Being heard correctly is a skill. Strong verbal communication skills are present in all great relationships. When people feel they have said the wrong thing, it was likely how they said it that caused the problem – not the topic itself. Effective communication is never present when someone is speaking in anger. Learn how to convey an idea in a way that does not hurt feelings, trigger defensiveness or cause a person to counter-attack you.

At least half the time, good verbal skills require a keen interest in listening. It’s so important to know how to let your partner see that you care enough to hear them and ask questions. Most of us think that good verbal communication is learning how to be understood. It is just as important for a person to learn how to understand. Try to be an attentive listener.


If you have something important to say, and you fear you might forget key points or perhaps be interrupted, it is sometimes helpful to put your thoughts and feelings on a page. You have the freedom to send, hand-deliver or read aloud your written communication. Having thoughts on a page also helps the receiver by giving him or her time to ponder what’s been written, and perhaps read it again and again. Take time to write what you really mean to say, and remember that the written word might be read over and over again. Written communication can often be the better way to express your thoughts, whether it is a lengthy explanation, a hand-written apology, or a tender “I love you.” Take extra care with texting; it has proven itself to be an effective way of being completely misunderstood.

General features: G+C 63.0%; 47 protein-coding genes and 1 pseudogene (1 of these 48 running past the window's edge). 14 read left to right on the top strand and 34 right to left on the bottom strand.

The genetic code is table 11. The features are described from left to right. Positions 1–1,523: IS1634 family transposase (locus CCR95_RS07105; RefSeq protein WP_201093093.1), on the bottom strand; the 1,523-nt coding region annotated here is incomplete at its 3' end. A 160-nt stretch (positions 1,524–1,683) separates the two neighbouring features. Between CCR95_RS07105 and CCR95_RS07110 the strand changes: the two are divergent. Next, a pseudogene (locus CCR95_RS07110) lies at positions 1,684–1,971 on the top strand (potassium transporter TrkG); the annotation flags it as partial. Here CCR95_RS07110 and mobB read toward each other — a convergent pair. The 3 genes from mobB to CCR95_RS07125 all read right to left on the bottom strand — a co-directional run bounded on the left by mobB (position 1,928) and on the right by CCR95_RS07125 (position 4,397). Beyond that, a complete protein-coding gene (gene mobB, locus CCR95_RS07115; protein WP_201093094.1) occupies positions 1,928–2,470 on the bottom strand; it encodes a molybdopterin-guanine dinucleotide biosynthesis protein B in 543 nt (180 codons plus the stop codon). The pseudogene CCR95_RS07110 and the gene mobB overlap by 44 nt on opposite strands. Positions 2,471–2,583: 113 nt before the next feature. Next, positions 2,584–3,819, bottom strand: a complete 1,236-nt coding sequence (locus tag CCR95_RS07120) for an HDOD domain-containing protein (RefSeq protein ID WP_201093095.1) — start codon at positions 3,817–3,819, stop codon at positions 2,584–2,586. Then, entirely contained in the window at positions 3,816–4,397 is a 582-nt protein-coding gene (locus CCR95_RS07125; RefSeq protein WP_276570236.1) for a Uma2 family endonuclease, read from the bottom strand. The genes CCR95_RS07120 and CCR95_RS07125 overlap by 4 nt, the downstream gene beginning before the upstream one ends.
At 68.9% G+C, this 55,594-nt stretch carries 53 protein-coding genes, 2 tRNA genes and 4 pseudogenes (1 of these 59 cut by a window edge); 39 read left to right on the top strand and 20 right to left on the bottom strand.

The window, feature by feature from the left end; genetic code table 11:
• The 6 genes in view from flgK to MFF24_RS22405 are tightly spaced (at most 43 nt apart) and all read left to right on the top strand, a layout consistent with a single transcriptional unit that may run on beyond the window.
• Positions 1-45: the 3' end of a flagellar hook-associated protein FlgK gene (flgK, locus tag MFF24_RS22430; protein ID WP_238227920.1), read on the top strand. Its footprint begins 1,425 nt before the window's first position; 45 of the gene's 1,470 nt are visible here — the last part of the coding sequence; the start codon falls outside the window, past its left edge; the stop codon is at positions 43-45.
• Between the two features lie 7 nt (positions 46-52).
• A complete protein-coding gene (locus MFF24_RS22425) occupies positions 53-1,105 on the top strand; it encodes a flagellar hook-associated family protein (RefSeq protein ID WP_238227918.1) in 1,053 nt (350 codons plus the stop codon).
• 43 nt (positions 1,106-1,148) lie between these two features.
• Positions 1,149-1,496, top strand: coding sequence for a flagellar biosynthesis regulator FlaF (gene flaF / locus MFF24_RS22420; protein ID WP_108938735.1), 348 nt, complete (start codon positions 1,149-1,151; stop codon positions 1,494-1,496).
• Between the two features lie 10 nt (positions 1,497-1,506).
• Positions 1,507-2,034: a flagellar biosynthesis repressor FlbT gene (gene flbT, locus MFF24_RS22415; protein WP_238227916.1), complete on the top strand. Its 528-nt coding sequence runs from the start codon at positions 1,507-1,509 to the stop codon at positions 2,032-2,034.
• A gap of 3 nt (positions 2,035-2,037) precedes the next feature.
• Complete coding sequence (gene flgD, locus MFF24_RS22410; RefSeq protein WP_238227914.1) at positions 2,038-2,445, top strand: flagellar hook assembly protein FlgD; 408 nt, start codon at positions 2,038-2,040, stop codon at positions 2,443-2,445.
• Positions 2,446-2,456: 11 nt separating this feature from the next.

Anger and How To Resolve Conflict

An argument occurs when two ideas are being delivered, simultaneously, between two people, with no one listening. Conflict resolution is most easily reached when one idea is explored at a time. Listening and trying to comprehend another person’s point of view does not necessarily mean you are in agreement. It just means that you are courteous and open-minded. A person shows respect for their spouse when they listen. After the first idea has been delivered and understood, a second point of view deserves the same respect. Conflict resolution is achieved with good listening and summarization, asking appropriate questions in order to learn more about the point being discussed, and a belief that the other person has the same right to be heard as you do. Explore one person’s idea at a time and you will find you not only have good conversation; you also have strong communication.